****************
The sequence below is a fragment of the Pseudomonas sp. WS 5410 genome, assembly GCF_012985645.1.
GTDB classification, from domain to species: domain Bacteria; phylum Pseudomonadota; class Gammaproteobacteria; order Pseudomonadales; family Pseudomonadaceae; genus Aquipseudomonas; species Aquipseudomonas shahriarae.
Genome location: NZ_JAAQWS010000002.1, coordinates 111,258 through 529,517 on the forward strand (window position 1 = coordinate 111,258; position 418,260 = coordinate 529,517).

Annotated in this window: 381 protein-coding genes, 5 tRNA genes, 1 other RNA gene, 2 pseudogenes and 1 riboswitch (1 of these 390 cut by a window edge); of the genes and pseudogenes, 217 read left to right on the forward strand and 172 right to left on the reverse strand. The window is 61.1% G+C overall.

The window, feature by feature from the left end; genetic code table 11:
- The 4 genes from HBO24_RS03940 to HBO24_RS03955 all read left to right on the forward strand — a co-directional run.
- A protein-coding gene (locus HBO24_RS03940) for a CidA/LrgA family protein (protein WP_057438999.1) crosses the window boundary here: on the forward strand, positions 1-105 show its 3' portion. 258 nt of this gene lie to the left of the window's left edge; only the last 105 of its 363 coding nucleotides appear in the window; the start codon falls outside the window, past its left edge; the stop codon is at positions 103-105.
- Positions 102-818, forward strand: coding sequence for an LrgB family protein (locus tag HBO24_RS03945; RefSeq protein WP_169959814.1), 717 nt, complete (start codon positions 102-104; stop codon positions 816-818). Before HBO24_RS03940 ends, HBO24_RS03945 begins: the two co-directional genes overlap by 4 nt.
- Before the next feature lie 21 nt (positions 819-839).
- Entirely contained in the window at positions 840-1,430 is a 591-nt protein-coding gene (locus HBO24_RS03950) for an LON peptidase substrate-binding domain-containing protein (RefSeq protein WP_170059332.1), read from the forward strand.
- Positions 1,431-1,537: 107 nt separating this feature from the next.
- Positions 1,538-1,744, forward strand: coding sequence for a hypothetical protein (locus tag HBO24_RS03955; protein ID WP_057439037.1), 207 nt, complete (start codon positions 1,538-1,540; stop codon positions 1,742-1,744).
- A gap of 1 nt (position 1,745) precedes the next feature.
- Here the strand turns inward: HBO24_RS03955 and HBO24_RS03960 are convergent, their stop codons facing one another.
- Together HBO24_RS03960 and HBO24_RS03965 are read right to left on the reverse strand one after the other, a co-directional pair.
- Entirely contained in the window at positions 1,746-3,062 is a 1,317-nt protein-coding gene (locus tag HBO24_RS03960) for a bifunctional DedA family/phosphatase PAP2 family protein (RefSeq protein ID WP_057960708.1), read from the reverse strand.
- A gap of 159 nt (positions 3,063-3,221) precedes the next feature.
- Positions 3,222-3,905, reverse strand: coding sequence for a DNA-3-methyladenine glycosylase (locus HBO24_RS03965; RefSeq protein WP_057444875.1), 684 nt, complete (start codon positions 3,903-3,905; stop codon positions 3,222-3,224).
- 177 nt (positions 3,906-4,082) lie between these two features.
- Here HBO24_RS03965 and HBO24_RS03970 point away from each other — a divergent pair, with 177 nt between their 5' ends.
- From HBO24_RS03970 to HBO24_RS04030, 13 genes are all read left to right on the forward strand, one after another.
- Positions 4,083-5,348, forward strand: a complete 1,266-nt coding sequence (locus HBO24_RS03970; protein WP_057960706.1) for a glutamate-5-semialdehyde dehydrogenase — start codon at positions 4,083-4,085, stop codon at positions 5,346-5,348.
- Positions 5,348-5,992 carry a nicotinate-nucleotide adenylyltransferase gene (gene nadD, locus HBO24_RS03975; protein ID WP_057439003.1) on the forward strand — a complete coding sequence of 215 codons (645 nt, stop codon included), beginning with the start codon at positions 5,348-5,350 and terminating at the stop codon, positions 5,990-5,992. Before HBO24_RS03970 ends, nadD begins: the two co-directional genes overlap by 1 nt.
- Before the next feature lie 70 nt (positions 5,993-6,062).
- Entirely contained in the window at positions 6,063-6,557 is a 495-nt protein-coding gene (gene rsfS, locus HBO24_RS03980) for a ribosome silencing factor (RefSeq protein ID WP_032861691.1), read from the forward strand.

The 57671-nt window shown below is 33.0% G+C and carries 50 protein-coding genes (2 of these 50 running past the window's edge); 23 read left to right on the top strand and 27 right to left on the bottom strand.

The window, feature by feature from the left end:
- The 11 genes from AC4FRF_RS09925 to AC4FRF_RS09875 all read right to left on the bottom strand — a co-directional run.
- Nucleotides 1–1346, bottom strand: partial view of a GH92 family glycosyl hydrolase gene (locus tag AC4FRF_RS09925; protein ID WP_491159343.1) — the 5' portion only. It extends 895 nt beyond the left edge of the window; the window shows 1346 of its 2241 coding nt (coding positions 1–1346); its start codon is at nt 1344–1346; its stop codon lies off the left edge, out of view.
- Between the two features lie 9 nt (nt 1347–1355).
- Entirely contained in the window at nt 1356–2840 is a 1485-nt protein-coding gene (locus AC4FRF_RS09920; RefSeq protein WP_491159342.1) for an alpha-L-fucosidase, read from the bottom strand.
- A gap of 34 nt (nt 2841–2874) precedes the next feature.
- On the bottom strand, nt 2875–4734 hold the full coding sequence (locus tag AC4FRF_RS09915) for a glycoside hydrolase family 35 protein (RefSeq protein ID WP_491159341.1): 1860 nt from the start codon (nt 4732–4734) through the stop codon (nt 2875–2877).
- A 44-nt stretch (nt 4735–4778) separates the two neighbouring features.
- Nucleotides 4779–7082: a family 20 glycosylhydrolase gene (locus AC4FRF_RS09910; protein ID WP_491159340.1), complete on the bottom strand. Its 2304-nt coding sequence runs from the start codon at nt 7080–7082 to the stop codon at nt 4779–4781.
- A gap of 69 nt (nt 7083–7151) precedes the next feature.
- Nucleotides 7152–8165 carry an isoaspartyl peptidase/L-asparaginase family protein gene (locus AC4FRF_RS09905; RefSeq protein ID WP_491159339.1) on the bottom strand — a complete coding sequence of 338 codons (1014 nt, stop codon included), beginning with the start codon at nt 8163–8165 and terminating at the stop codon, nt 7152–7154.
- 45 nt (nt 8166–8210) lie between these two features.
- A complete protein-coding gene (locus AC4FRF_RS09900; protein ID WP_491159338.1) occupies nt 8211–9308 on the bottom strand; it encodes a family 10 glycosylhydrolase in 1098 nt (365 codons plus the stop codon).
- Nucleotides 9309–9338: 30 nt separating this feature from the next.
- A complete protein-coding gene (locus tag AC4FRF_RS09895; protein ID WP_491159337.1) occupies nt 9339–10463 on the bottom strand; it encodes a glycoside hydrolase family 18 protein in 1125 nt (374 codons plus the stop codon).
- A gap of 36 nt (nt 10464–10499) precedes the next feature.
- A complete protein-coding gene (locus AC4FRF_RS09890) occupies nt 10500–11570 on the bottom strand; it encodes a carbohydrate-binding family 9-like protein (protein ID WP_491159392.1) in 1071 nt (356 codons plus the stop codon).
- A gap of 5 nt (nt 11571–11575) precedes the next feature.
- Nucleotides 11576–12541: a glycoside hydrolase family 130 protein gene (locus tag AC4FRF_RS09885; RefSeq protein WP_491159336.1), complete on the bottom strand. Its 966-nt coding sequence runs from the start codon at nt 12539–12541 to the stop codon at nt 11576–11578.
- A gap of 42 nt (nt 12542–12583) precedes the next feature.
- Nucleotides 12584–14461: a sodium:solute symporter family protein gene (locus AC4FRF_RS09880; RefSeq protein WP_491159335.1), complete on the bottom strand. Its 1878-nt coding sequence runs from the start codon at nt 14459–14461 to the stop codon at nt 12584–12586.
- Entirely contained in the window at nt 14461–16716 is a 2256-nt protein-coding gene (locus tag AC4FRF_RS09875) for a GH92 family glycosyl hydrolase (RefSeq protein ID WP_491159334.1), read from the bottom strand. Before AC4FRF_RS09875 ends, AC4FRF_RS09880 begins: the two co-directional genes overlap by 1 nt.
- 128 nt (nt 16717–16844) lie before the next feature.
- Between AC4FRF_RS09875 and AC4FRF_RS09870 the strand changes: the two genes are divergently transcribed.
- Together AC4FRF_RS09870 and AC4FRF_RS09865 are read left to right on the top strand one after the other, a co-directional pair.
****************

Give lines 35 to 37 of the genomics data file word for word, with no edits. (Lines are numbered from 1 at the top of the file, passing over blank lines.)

- Nucleotides 4779–7082: a family 20 glycosylhydrolase gene (locus AC4FRF_RS09910; protein ID WP_491159340.1), complete on the bottom strand. Its 2304-nt coding sequence runs from the start codon at nt 7080–7082 to the stop codon at nt 4779–4781.
- A gap of 69 nt (nt 7083–7151) precedes the next feature.
- Nucleotides 7152–8165 carry an isoaspartyl peptidase/L-asparaginase family protein gene (locus AC4FRF_RS09905; RefSeq protein ID WP_491159339.1) on the bottom strand — a complete coding sequence of 338 codons (1014 nt, stop codon included), beginning with the start codon at nt 8163–8165 and terminating at the stop codon, nt 7152–7154.